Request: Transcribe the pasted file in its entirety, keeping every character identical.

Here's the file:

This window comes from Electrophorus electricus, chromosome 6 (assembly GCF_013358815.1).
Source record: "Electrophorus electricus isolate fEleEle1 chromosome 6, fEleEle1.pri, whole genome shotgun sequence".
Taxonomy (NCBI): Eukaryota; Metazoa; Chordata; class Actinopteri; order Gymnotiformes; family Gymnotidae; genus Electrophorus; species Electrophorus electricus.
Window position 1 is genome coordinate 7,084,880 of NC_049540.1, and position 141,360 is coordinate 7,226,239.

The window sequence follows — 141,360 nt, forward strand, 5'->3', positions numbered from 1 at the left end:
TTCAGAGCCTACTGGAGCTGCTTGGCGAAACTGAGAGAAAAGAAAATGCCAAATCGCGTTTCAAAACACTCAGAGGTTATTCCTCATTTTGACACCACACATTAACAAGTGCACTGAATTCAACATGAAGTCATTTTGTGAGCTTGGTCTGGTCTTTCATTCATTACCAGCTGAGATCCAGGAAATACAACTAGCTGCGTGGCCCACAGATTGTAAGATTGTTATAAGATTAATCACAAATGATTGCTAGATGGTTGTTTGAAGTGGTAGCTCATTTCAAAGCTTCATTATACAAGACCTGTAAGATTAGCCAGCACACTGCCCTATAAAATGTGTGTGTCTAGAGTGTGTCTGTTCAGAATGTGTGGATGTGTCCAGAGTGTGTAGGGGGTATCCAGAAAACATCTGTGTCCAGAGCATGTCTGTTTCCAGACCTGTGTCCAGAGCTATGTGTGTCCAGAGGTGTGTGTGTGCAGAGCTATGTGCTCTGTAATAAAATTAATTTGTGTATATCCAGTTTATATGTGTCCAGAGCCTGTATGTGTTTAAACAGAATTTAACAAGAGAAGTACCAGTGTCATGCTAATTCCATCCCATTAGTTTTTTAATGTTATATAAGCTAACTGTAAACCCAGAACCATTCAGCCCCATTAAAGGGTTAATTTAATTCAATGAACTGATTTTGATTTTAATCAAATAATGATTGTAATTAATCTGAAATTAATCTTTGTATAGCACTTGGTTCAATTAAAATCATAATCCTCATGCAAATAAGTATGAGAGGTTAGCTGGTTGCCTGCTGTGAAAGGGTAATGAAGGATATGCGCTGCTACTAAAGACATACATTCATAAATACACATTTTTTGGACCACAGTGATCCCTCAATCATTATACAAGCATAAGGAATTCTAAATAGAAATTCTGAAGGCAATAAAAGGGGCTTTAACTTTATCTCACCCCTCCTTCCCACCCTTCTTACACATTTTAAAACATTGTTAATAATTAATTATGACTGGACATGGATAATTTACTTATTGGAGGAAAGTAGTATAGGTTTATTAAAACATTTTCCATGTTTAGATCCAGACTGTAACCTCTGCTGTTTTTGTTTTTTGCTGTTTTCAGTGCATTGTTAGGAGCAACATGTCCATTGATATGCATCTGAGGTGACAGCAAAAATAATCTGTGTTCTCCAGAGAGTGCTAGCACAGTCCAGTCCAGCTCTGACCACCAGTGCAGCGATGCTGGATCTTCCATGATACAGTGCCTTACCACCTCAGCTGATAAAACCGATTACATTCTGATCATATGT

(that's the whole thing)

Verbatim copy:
This window comes from Electrophorus electricus, chromosome 6 (assembly GCF_013358815.1).
Source record: "Electrophorus electricus isolate fEleEle1 chromosome 6, fEleEle1.pri, whole genome shotgun sequence".
Taxonomy (NCBI): Eukaryota; Metazoa; Chordata; class Actinopteri; order Gymnotiformes; family Gymnotidae; genus Electrophorus; species Electrophorus electricus.
Window position 1 is genome coordinate 7,084,880 of NC_049540.1, and position 141,360 is coordinate 7,226,239.

The window sequence follows — 141,360 nt, forward strand, 5'->3', positions numbered from 1 at the left end:
TTCAGAGCCTACTGGAGCTGCTTGGCGAAACTGAGAGAAAAGAAAATGCCAAATCGCGTTTCAAAACACTCAGAGGTTATTCCTCATTTTGACACCACACATTAACAAGTGCACTGAATTCAACATGAAGTCATTTTGTGAGCTTGGTCTGGTCTTTCATTCATTACCAGCTGAGATCCAGGAAATACAACTAGCTGCGTGGCCCACAGATTGTAAGATTGTTATAAGATTAATCACAAATGATTGCTAGATGGTTGTTTGAAGTGGTAGCTCATTTCAAAGCTTCATTATACAAGACCTGTAAGATTAGCCAGCACACTGCCCTATAAAATGTGTGTGTCTAGAGTGTGTCTGTTCAGAATGTGTGGATGTGTCCAGAGTGTGTAGGGGGTATCCAGAAAACATCTGTGTCCAGAGCATGTCTGTTTCCAGACCTGTGTCCAGAGCTATGTGTGTCCAGAGGTGTGTGTGTGCAGAGCTATGTGCTCTGTAATAAAATTAATTTGTGTATATCCAGTTTATATGTGTCCAGAGCCTGTATGTGTTTAAACAGAATTTAACAAGAGAAGTACCAGTGTCATGCTAATTCCATCCCATTAGTTTTTTAATGTTATATAAGCTAACTGTAAACCCAGAACCATTCAGCCCCATTAAAGGGTTAATTTAATTCAATGAACTGATTTTGATTTTAATCAAATAATGATTGTAATTAATCTGAAATTAATCTTTGTATAGCACTTGGTTCAATTAAAATCATAATCCTCATGCAAATAAGTATGAGAGGTTAGCTGGTTGCCTGCTGTGAAAGGGTAATGAAGGATATGCGCTGCTACTAAAGACATACATTCATAAATACACATTTTTTGGACCACAGTGATCCCTCAATCATTATACAAGCATAAGGAATTCTAAATAGAAATTCTGAAGGCAATAAAAGGGGCTTTAACTTTATCTCACCCCTCCTTCCCACCCTTCTTACACATTTTAAAACATTGTTAATAATTAATTATGACTGGACATGGATAATTTACTTATTGGAGGAAAGTAGTATAGGTTTATTAAAACATTTTCCATGTTTAGATCCAGACTGTAACCTCTGCTGTTTTTGTTTTTTGCTGTTTTCAGTGCATTGTTAGGAGCAACATGTCCATTGATATGCATCTGAGGTGACAGCAAAAATAATCTGTGTTCTCCAGAGAGTGCTAGCACAGTCCAGTCCAGCTCTGACCACCAGTGCAGCGATGCTGGATCTTCCATGATACAGTGCCTTACCACCTCAGCTGATAAAACCGATTACATTCTGATCATATGT